Douglas Ford (British Army officer)

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Douglas Ford

GC
Colour portrait photograph of Douglas Ford, wearing his military uniform
Born(1918-09-18)18 September 1918
Galashiels, Scotland
Died18 December 1943(1943-12-18) (aged 25)
Sham Shui Prison Camp, Japanese-occupied Hong Kong
Buried
Allegiance United Kingdom
Service/branch British Army
Years of service1939–1943
RankCaptain
UnitRoyal Scots
Battles/warsWorld War II
AwardsUK George Cross ribbon.svg George Cross

Captain Douglas Ford GC (1918–1943) was a Royal Scots officer and British prisoner of war in the Second World War, who was posthumously awarded the George Cross for conspicuous gallantry.[1] His citation was published in the London Gazette on 18 March 1946.

Early life[edit]

Ford was born in Galashiels in September 1918. He was a son of Mrs and Mrr Douglas Ford, of 25 Bryce Avenue, Portobello. He was educated at the Royal High School,[2] Edinburgh. A keen sportsman, excelling in rugby and cricket, he rose to school captain in 1936. He was 20, and on part-time studies at the University of Edinburgh for chartered accountancy, when he joined the Royal Scots at the outbreak of war. A member of the University OTC, he was commissioned, and posted to Hong Kong. His brother, James Allan Ford, was also a captain in the Royal Scots. This was the first time that two brothers in the regiment had served together in Hong Kong.[3]

Second World War[edit]

Ford was still serving in the 2nd Battalion, Royal Scots, when he and his brother were taken prisoner by the invading Japanese upon the fall of Hong Kong in December 1941. During his captivity at Sham Shui Po POW camp he made contact with British agents and planned, in conjunction with other officers, a major break out. Before the plans could be put into operation the Japanese grew suspicious and interrogated him and others they suspected of involvement. Despite torture in Stanley Prison, starvation and a sentence of death he refused to betray his comrades. After being forced to dig his own grave,[4] he was executed by Japanese firing squad, at Sham Shui on 18 December 1943, with two fellow prisoners, Colonel Lanceray Arthur Newnham, MC, the Middlesex Regiment, and Flight Lieutenant Hector Bertram Gray, Royal Air Force. He is buried in Stanley Prison cemetery.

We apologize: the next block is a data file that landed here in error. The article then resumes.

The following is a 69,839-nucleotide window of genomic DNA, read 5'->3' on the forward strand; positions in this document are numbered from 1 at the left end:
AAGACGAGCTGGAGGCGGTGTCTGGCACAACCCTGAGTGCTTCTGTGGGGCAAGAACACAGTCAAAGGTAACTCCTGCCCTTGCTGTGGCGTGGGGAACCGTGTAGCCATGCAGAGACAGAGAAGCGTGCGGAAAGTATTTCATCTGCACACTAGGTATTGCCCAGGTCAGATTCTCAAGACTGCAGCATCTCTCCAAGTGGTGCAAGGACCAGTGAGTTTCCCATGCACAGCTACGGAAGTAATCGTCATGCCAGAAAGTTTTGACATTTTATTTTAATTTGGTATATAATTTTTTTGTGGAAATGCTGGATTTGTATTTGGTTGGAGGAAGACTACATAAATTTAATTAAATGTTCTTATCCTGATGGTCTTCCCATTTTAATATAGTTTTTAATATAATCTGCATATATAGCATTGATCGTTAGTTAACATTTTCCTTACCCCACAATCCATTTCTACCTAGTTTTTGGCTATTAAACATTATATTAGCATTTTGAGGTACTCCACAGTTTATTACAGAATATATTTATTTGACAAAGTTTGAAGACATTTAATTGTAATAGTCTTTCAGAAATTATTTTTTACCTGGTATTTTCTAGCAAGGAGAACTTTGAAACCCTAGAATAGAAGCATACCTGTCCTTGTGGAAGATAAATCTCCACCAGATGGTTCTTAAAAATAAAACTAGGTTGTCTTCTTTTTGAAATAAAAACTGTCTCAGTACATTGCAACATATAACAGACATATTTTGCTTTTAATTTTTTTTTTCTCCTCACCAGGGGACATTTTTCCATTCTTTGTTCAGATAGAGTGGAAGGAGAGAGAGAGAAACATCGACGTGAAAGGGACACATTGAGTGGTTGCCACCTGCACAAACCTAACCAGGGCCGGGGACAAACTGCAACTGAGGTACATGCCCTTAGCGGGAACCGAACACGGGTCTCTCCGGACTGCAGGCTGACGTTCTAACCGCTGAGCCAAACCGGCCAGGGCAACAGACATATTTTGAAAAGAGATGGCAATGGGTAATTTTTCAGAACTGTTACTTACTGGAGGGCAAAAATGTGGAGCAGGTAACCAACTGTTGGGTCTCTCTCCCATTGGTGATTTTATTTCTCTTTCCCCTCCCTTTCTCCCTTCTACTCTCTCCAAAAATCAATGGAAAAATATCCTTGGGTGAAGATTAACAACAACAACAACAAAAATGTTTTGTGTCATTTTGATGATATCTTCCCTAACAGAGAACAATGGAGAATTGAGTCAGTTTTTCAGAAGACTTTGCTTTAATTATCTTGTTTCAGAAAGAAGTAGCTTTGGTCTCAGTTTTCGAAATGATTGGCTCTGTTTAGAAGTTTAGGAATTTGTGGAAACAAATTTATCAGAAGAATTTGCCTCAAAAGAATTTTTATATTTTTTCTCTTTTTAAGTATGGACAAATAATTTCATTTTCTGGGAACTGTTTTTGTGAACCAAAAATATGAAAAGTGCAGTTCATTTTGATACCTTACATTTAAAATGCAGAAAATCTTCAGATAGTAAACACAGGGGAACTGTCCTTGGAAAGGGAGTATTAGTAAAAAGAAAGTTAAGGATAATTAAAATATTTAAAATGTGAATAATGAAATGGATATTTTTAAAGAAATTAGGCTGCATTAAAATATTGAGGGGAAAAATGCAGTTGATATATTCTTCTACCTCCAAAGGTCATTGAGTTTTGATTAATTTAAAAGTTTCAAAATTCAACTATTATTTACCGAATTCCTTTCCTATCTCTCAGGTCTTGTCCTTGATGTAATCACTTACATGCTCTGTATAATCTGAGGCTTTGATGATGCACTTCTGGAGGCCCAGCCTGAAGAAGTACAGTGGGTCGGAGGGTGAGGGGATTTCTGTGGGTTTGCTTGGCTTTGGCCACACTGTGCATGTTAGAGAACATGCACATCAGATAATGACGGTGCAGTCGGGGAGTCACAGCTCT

The citation noted:

Captain Ford was interrogated, tortured, starved, and finally met his death with Colonel Newnham. Throughout his terrible ordeal, the behaviour of Captain Ford was superb. He refused to implicate any others. He maintained his spirits and those of his fellow prisoners until the end. His self-control, superb heroism, and self-sacrifice in face of the most brutal torture cannot have been surpassed.

King George VI approved the award '"in recognition of the most conspicuous gallantry in carrying out hazardous work in a very brave manner".[5]

Captain Ford is buried in Stanley Military Cemetery, Hong Kong, grave reference 1.B.41.[6][7]

His brother, James Allan Ford, survived the war and later wrote a novel based on the life and death of Douglas Ford, Season of Escape, which was awarded the Frederick Niven Award.[8]

References[edit]

  1. ^ https://web.archive.org/web/20071231042233/http://www.theroyalscots.co.uk/honsawards.html. Archived from the original on 31 December 2007. Retrieved 19 November 2007. Missing or empty |title= (help)
  2. ^ "A tale of Valour". Royalhigh.co.uk. Retrieved 26 February 2016.
  3. ^ 'Bravery in Prison Camps. Posthumous George Cross Awards. An Edinburgh Officer', Scotsman (19 April 1946), p. 4.
  4. ^ "A tale of Valour". Royalhigh.co.uk. Retrieved 26 February 2016.
  5. ^ 'Bravery in Prison Camps', op. cit.
  6. ^ "GC Awards to Jap POWs". Stephen-stratford.com. Retrieved 26 February 2016.
  7. ^ "Casualty Details". CWGC.org. Retrieved 26 February 2016.
  8. ^ "Capital novelist James Allan Ford was a man of many talents". The Scotsman. 30 April 2009.